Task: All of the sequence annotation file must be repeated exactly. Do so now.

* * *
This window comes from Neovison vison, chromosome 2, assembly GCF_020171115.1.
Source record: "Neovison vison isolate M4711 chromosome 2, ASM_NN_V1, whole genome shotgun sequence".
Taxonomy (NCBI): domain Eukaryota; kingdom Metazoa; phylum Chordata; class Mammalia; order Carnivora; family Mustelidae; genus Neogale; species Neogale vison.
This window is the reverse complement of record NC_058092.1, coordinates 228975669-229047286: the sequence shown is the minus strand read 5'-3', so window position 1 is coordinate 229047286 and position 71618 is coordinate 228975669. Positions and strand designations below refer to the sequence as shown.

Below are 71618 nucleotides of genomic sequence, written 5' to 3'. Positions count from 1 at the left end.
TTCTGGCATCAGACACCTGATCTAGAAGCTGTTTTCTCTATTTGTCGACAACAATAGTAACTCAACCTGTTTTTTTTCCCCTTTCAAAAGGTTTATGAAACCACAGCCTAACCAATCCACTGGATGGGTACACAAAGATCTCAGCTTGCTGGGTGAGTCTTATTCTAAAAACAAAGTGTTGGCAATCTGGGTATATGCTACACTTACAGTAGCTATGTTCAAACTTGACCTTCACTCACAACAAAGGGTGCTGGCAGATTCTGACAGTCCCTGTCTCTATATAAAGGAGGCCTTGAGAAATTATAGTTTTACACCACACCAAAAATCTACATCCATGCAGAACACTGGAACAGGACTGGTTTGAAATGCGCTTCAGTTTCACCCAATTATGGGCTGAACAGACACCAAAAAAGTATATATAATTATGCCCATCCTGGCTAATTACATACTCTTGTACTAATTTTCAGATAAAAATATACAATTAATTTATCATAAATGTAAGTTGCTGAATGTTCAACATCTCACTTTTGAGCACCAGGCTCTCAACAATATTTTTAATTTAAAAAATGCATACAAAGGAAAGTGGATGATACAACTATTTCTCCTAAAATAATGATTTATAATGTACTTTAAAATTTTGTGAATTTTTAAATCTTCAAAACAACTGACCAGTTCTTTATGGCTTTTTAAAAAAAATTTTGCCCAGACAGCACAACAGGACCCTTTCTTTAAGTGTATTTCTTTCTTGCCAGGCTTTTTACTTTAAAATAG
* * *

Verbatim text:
This window comes from Neovison vison, chromosome 2, assembly GCF_020171115.1.
Source record: "Neovison vison isolate M4711 chromosome 2, ASM_NN_V1, whole genome shotgun sequence".
Taxonomy (NCBI): domain Eukaryota; kingdom Metazoa; phylum Chordata; class Mammalia; order Carnivora; family Mustelidae; genus Neogale; species Neogale vison.
This window is the reverse complement of record NC_058092.1, coordinates 228975669-229047286: the sequence shown is the minus strand read 5'-3', so window position 1 is coordinate 229047286 and position 71618 is coordinate 228975669. Positions and strand designations below refer to the sequence as shown.

Below are 71618 nucleotides of genomic sequence, written 5' to 3'. Positions count from 1 at the left end.
TTCTGGCATCAGACACCTGATCTAGAAGCTGTTTTCTCTATTTGTCGACAACAATAGTAACTCAACCTGTTTTTTTTCCCCTTTCAAAAGGTTTATGAAACCACAGCCTAACCAATCCACTGGATGGGTACACAAAGATCTCAGCTTGCTGGGTGAGTCTTATTCTAAAAACAAAGTGTTGGCAATCTGGGTATATGCTACACTTACAGTAGCTATGTTCAAACTTGACCTTCACTCACAACAAAGGGTGCTGGCAGATTCTGACAGTCCCTGTCTCTATATAAAGGAGGCCTTGAGAAATTATAGTTTTACACCACACCAAAAATCTACATCCATGCAGAACACTGGAACAGGACTGGTTTGAAATGCGCTTCAGTTTCACCCAATTATGGGCTGAACAGACACCAAAAAAGTATATATAATTATGCCCATCCTGGCTAATTACATACTCTTGTACTAATTTTCAGATAAAAATATACAATTAATTTATCATAAATGTAAGTTGCTGAATGTTCAACATCTCACTTTTGAGCACCAGGCTCTCAACAATATTTTTAATTTAAAAAATGCATACAAAGGAAAGTGGATGATACAACTATTTCTCCTAAAATAATGATTTATAATGTACTTTAAAATTTTGTGAATTTTTAAATCTTCAAAACAACTGACCAGTTCTTTATGGCTTTTTAAAAAAAATTTTGCCCAGACAGCACAACAGGACCCTTTCTTTAAGTGTATTTCTTTCTTGCCAGGCTTTTTACTTTAAAATAG